The other instrumental work here is also of a high standard at times but completely dips in quality at times so much that it becomes hard to fathom what was going through the band's minds when writing this release. The hyper-fast drumming from Flo is still present and correct, including his signature gravity blast beats on top of some cool enough mid-paced beats and fills scattered throughout. Bemoan The Martyr signals its arrival with a very slow introduction that relies on drums and bass only, giving both members a chance to shine but on this track in particular the bass really lets it down. The bass work on The Unspoken King is absolutely insipid and is the real weak link here. Forget everything you have heard about the lack of guitarist Jon and his replacement laying down boring riffs, it is the bass that really destroys any momentum this album gains. Cryptopsy's previous body of work was renowned for the phenomenal bass playing through which the listener could hear the funky pops and slaps every few seconds. Here, the band settled for mediocrity at best with some of the most uninspired and uninteresting bass work out there. Worship Your Demons is the highlight of the bass work for this album and even that is not the best of performances out there, showcasing this to be a waste of time for any budding bass player out there.
The vocal performance is something that is almost universally criticized about The Unspoken King, wrongfully so in my humble opinion. Matt McGachy may not have the incredibly low and guttural roar of Lord Worm on this release (although he would be pushed into attempting it on their self titled album) but what he does have is a lot of power behind the range he does have. For those claiming the clean singing to be the worst thing since the holocaust, listen to Bemoan The Martyr again. Whilst that track may not have the best riffing and one of the worst bass performances in history, Matt McGachy's clean singing in the introduction and the outro over the squealing pinched harmonics provided by the guitarist pretty much saves that track. On top of this, he possesses the best high scream of any Cryptopsy vocalist, sounding far more at home using his higher range to introduce tracks such as Worship Your Demons and during the otherwise boring Leach. Leach is also the best song to see his lower range as he prefers to stick to his highs and mid-ranged growls on The Unspoken King, but it isn't that much as his low growls are rather forced and manipulated. McGachy puts in a solid enough performance and definitely provides a good voice for the lyrical content but he is not the best vocalist out there and his lows are pretty bad. Thankfully, he saves some of the otherwise terrible songs.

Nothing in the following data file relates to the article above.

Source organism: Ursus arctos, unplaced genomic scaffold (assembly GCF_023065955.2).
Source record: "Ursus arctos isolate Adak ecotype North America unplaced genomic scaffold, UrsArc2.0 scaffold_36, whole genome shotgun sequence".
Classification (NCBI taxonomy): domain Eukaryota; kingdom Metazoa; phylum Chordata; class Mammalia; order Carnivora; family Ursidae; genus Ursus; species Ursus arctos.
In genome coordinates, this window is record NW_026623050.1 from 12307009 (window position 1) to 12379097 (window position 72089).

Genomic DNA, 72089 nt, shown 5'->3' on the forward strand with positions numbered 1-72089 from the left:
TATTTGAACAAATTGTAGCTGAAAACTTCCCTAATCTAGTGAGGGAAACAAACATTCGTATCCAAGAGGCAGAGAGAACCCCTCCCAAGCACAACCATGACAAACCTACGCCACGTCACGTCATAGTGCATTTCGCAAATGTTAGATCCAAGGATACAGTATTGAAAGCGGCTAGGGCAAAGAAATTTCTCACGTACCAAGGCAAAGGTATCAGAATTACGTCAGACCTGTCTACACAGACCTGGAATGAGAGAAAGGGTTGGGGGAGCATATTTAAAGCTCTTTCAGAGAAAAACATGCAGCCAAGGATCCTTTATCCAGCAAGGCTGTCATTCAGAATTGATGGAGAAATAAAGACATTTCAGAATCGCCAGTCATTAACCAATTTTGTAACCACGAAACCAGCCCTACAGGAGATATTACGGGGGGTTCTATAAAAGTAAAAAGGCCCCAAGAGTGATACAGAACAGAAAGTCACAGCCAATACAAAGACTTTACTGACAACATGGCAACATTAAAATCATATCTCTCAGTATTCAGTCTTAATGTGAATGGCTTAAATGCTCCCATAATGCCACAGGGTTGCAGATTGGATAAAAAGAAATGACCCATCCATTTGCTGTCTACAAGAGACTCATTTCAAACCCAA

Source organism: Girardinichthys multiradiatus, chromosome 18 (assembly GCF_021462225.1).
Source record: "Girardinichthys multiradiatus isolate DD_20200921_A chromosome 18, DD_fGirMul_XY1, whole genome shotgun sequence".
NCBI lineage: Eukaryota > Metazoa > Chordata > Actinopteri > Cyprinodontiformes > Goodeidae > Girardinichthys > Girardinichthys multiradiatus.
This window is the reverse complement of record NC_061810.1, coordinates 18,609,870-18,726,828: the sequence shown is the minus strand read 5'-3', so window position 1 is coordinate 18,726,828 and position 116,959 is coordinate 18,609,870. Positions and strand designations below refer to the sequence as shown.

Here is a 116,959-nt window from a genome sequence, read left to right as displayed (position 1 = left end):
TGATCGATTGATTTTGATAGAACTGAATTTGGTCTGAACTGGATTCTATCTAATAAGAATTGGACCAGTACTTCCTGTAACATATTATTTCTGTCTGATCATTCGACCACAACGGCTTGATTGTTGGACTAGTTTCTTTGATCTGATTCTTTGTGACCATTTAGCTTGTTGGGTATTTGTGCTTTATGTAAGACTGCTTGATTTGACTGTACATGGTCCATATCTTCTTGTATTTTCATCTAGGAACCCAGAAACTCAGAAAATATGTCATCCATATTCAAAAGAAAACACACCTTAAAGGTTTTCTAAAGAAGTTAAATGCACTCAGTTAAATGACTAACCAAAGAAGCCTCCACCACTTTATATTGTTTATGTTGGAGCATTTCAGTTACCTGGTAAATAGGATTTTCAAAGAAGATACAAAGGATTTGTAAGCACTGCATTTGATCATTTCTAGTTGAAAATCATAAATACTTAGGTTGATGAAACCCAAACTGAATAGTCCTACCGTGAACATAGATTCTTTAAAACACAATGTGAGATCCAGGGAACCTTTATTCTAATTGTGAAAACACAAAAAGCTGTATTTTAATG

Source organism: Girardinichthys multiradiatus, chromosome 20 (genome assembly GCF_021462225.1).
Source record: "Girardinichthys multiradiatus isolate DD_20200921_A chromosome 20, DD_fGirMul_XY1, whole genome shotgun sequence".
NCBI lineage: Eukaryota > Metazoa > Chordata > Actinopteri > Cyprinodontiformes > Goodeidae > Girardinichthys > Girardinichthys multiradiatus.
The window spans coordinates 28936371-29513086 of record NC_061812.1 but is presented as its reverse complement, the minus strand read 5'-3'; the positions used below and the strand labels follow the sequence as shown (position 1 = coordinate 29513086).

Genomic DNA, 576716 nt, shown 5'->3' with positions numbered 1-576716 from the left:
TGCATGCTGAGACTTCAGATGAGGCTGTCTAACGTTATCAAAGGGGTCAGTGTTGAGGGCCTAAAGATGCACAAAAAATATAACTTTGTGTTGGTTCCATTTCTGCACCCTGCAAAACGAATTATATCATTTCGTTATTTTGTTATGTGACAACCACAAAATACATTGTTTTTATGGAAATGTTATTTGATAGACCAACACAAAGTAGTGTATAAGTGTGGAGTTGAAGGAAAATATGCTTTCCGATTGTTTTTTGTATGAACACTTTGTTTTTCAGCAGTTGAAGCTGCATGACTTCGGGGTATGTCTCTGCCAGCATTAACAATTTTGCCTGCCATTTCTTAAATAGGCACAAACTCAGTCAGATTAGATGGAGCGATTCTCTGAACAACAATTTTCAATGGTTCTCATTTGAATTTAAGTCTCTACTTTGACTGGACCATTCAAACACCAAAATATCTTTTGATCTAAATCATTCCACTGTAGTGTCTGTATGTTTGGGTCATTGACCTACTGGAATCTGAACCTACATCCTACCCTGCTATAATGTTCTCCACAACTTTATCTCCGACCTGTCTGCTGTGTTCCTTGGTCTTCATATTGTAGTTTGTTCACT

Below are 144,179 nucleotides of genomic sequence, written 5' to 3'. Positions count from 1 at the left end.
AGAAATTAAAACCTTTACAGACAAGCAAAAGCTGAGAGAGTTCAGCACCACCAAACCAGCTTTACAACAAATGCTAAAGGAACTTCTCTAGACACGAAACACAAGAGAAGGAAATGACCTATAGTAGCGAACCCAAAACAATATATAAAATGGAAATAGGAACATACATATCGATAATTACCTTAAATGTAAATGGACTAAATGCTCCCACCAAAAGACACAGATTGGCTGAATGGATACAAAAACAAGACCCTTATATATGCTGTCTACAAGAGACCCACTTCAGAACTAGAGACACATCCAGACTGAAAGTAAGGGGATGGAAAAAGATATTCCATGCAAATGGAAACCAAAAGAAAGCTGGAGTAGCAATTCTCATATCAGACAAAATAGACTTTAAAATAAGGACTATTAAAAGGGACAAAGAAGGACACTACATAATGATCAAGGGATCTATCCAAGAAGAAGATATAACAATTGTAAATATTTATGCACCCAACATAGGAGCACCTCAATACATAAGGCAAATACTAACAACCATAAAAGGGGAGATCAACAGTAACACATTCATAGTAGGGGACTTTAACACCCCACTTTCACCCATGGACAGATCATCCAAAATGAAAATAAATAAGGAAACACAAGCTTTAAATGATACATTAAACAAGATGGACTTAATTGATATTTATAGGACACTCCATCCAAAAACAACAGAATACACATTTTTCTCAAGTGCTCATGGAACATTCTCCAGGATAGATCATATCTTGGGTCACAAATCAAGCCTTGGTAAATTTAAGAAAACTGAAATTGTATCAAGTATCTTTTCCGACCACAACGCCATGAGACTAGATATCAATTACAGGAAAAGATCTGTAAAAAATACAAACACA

The best track here would be Worship Your Demons, a true Cryptopsy classic. If there was any song that I would recommend off this album then it would be that track. It has some of the most schizophrenic riffing out there as well as one of the coolest choruses ever that you will be roaring along to for some time afterward. Contemplate Regicide is another track that should take a lot of the credit for making this album bearable, that contains a magnificent drum performance and also with the great keyboard work in the introduction. This is a factor of the sound of The Unspoken King that actually worked surprisingly well, with the keyboards not seeping through very often but when it does such as on Bemoan The Martyr, it actually sounds really good. Whilst the keyboard is not used as well as, say, on an Emperor record, they do provide another frontier for this sound. Unfortunately, it is tracks like Leach with their abysmal vocal performances that drag it down a little. This is not a consistent album at all. The production job is a considerable step up from Once Was Not's rusty sounding drum tones and awful guitar tones, but is nothing to write home about.
The Unspoken King, overall, is a solid enough release but there are some elements of its sound that just stick out like a sore thumb, and it should go down in history as just being an average to above average album that unfortunately has too many flaws to ignore. The vocals are solid enough as is the riffing and drumming, but the bass work and song writing on a couple of the tracks is really too bad.